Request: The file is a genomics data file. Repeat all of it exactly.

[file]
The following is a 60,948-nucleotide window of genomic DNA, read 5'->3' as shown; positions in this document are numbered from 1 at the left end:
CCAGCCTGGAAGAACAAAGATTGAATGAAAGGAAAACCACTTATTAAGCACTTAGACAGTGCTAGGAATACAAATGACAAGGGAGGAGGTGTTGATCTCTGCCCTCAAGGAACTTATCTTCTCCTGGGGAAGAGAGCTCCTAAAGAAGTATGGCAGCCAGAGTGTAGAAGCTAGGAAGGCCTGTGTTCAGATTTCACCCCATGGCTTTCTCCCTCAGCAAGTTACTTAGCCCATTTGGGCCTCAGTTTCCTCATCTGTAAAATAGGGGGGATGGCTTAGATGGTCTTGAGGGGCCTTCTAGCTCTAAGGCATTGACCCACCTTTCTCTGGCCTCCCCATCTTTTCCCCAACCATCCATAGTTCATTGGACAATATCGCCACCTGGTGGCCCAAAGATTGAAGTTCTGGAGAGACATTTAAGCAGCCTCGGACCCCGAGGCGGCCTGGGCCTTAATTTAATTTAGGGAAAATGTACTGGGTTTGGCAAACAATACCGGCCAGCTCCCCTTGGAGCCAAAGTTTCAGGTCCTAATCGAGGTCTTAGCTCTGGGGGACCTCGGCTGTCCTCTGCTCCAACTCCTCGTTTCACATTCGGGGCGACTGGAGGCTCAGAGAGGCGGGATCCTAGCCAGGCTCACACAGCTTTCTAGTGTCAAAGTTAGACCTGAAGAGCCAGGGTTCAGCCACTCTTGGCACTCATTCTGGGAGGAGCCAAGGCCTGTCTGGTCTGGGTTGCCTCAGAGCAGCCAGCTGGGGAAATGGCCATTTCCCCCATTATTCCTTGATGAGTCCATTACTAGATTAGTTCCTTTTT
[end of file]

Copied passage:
The following is a 60,948-nucleotide window of genomic DNA, read 5'->3' as shown; positions in this document are numbered from 1 at the left end:
CCAGCCTGGAAGAACAAAGATTGAATGAAAGGAAAACCACTTATTAAGCACTTAGACAGTGCTAGGAATACAAATGACAAGGGAGGAGGTGTTGATCTCTGCCCTCAAGGAACTTATCTTCTCCTGGGGAAGAGAGCTCCTAAAGAAGTATGGCAGCCAGAGTGTAGAAGCTAGGAAGGCCTGTGTTCAGATTTCACCCCATGGCTTTCTCCCTCAGCAAGTTACTTAGCCCATTTGGGCCTCAGTTTCCTCATCTGTAAAATAGGGGGGATGGCTTAGATGGTCTTGAGGGGCCTTCTAGCTCTAAGGCATTGACCCACCTTTCTCTGGCCTCCCCATCTTTTCCCCAACCATCCATAGTTCATTGGACAATATCGCCACCTGGTGGCCCAAAGATTGAAGTTCTGGAGAGACATTTAAGCAGCCTCGGACCCCGAGGCGGCCTGGGCCTTAATTTAATTTAGGGAAAATGTACTGGGTTTGGCAAACAATACCGGCCAGCTCCCCTTGGAGCCAAAGTTTCAGGTCCTAATCGAGGTCTTAGCTCTGGGGGACCTCGGCTGTCCTCTGCTCCAACTCCTCGTTTCACATTCGGGGCGACTGGAGGCTCAGAGAGGCGGGATCCTAGCCAGGCTCACACAGCTTTCTAGTGTCAAAGTTAGACCTGAAGAGCCAGGGTTCAGCCACTCTTGGCACTCATTCTGGGAGGAGCCAAGGCCTGTCTGGTCTGGGTTGCCTCAGAGCAGCCAGCTGGGGAAATGGCCATTTCCCCCATTATTCCTTGATGAGTCCATTACTAGATTAGTTCCTTTTT